5 Strategies I Rely on During My Pain Flares
As someone who has struggled with systemic complex regional pain syndrome/reflex sympathetic dystrophy (CRPS/RSD) and multiple other chronic illnesses and pain for over 15 years now, one unfortunate factor I can rely on in my medical journey is knowing I will experience flares. In other words, an increase or exacerbation of pain and symptoms. Flares can be mild or severe, short or long, and can occur because of many reasons, including the following: weather changes, activities, overdoing it, not enough rest/recuperation (poor preparation and lack of pacing), excessive stress/extreme emotions, and no reason at all. (As we know chronic illnesses and pain have a mind of their own!)
On a recent birthday trip with my mother to a nearby hotel resort and casino, I experienced a very severe flare. I was prepared for this to happen, as flares often occur when I’m traveling or out of my comfort zone. This particular flare was likely caused by a lack of rest and excessive activity, but it came on very quickly and hit me like a ton of bricks.
The main area that happened to be flaring most severely at the time was my right leg, where I not only have CRPS/RSD, but also sciatica and fibromyalgia. The intensity of my pain, muscle spasms, restlessness and other central nervous system-related symptoms instantly made me want to jump off a bridge! For those of you who have CRPS/RSD, which is rated the highest of all chronic pain syndromes on the McGill Pain Scale, I’m sure I don’t have to tell you just how badly it hurts all the time — especially during a flare.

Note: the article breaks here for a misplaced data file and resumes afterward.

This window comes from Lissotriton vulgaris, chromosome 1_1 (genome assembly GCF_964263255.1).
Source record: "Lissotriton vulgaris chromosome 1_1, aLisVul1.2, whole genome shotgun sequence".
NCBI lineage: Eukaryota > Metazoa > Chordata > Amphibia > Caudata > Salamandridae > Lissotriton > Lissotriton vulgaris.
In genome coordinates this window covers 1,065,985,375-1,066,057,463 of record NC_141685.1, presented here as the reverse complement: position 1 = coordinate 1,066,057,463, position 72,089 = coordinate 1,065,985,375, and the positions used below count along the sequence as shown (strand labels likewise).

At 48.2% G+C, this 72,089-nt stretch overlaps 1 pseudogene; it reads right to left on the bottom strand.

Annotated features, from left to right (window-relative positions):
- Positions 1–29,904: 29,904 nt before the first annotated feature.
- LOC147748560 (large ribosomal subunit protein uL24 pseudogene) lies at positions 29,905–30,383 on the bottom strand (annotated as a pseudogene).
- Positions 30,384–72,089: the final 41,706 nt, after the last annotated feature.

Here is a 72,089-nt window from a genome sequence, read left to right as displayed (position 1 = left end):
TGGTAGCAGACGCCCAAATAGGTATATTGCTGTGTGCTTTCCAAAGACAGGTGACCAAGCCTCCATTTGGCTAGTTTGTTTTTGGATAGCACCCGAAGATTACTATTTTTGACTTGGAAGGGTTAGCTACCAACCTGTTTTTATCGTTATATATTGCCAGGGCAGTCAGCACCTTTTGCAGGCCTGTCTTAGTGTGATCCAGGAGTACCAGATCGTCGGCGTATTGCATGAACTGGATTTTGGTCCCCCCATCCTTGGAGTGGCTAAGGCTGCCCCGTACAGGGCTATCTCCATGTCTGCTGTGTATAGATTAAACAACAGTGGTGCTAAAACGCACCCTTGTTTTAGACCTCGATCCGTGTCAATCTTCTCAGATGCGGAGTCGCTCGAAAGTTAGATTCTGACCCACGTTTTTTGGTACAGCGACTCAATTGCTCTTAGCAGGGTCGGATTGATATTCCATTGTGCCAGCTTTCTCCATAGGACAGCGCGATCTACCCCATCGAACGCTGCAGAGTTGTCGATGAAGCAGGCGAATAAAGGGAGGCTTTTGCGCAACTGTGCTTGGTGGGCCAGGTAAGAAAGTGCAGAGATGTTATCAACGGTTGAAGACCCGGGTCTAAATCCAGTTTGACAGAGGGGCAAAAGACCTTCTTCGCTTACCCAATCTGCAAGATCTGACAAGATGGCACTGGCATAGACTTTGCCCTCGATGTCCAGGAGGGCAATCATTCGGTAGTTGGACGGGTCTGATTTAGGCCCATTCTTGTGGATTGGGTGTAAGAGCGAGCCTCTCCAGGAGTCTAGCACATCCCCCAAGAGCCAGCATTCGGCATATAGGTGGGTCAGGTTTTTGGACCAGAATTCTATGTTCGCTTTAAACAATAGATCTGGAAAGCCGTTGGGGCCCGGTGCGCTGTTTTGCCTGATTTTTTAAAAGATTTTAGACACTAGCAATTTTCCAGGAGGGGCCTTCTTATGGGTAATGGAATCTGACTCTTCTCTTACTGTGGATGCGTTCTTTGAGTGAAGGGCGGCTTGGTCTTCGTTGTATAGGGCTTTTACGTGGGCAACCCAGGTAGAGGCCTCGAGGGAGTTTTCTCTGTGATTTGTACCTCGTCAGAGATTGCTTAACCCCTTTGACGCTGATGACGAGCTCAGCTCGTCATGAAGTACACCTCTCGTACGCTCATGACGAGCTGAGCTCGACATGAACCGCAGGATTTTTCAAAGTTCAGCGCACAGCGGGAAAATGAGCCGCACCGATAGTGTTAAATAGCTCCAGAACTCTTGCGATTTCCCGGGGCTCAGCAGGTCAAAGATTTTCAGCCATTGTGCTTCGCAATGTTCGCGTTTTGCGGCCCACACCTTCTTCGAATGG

Because of how intense this flare was, I was in tears. My mom, who is also my rock, best friend and fiercest advocate, was there with me. Needless to say, she has witnessed multiple flares and has seen me at my worst (and my best)! I was thankful she was there for me during this time. So, what strategies did I use to handle my flare?
1) Rest, meditation, and deep breathing. This method is tried and true, and it works for me. The first thing I did was to go to the room, turn off the lights and lie down in bed to rest. I had been overdoing it thus far on the trip and hadn’t taken a much needed break. I believe this is one of the many reasons that contributed to my flare. I started breathing deeply, focusing on calming down my nervous system. You see, when our pain and symptoms are flaring that intensely, it causes our heart rate to increase, and the fight or flight response (which is always activated with CRPS anyways) to kick in even further. The stress mechanism is triggered, flooding the body with cortisol and other hormones that make our pain and symptoms even worse. So, in my opinion, the best thing to do to counteract this response is to try and calm our emotions and nervous system using deep breathing and meditation tactics. There are multiple guided meditation videos, short and long, that are geared specifically towards chronic pain. By doing a quick search using key words such as “Meditation for Chronic Pain” on YouTube, you’ll find hundreds of videos to meet your specific needs.
2) Massage and stretching. Thankfully my mom was able to help with massaging my leg, but one of the constant strategies I use especially when having a flare is self-massage. I’m constantly massaging various parts of my pain-ridden body as any other sensation than pain helps to offset the burning and seething as well as various other kinds of pain and symptoms coursing through my body. Massage also helps with stress management, relaxation and healing by reducing inflammation present in CRPS and other chronic pain issues. Stretching and shaking my legs (and other extremities) helps to not only bring circulation back into the areas but also increases energy lost to the ever-present fatigue chronic pain brings.